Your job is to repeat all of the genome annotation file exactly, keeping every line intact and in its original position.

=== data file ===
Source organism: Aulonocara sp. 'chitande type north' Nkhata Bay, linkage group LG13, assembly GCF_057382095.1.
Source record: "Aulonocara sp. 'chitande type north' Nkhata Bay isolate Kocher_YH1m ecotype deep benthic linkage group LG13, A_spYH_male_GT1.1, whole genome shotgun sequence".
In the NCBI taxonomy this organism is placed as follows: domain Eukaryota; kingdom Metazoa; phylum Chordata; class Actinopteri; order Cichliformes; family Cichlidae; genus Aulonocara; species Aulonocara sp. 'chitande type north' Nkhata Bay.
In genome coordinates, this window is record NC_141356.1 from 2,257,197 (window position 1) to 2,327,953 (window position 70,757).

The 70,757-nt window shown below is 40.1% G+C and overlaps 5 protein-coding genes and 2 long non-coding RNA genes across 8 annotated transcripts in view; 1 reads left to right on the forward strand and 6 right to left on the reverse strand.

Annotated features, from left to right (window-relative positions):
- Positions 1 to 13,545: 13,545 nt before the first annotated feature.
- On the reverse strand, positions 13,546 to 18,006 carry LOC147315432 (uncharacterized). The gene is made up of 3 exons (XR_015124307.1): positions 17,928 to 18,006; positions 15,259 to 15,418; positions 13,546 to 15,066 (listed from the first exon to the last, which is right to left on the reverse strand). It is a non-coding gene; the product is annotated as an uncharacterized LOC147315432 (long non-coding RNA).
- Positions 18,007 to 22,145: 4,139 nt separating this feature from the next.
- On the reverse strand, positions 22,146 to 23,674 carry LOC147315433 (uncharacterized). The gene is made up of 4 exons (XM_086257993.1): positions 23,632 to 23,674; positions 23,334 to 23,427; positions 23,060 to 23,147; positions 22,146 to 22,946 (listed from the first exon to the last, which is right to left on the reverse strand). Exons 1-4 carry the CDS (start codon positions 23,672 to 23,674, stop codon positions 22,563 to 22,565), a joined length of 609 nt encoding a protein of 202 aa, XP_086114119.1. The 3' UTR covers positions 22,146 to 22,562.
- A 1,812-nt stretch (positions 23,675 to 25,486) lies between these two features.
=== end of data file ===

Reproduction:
Source organism: Aulonocara sp. 'chitande type north' Nkhata Bay, linkage group LG13, assembly GCF_057382095.1.
Source record: "Aulonocara sp. 'chitande type north' Nkhata Bay isolate Kocher_YH1m ecotype deep benthic linkage group LG13, A_spYH_male_GT1.1, whole genome shotgun sequence".
In the NCBI taxonomy this organism is placed as follows: domain Eukaryota; kingdom Metazoa; phylum Chordata; class Actinopteri; order Cichliformes; family Cichlidae; genus Aulonocara; species Aulonocara sp. 'chitande type north' Nkhata Bay.
In genome coordinates, this window is record NC_141356.1 from 2,257,197 (window position 1) to 2,327,953 (window position 70,757).

The 70,757-nt window shown below is 40.1% G+C and overlaps 5 protein-coding genes and 2 long non-coding RNA genes across 8 annotated transcripts in view; 1 reads left to right on the forward strand and 6 right to left on the reverse strand.

Annotated features, from left to right (window-relative positions):
- Positions 1 to 13,545: 13,545 nt before the first annotated feature.
- On the reverse strand, positions 13,546 to 18,006 carry LOC147315432 (uncharacterized). The gene is made up of 3 exons (XR_015124307.1): positions 17,928 to 18,006; positions 15,259 to 15,418; positions 13,546 to 15,066 (listed from the first exon to the last, which is right to left on the reverse strand). It is a non-coding gene; the product is annotated as an uncharacterized LOC147315432 (long non-coding RNA).
- Positions 18,007 to 22,145: 4,139 nt separating this feature from the next.
- On the reverse strand, positions 22,146 to 23,674 carry LOC147315433 (uncharacterized). The gene is made up of 4 exons (XM_086257993.1): positions 23,632 to 23,674; positions 23,334 to 23,427; positions 23,060 to 23,147; positions 22,146 to 22,946 (listed from the first exon to the last, which is right to left on the reverse strand). Exons 1-4 carry the CDS (start codon positions 23,672 to 23,674, stop codon positions 22,563 to 22,565), a joined length of 609 nt encoding a protein of 202 aa, XP_086114119.1. The 3' UTR covers positions 22,146 to 22,562.
- A 1,812-nt stretch (positions 23,675 to 25,486) lies between these two features.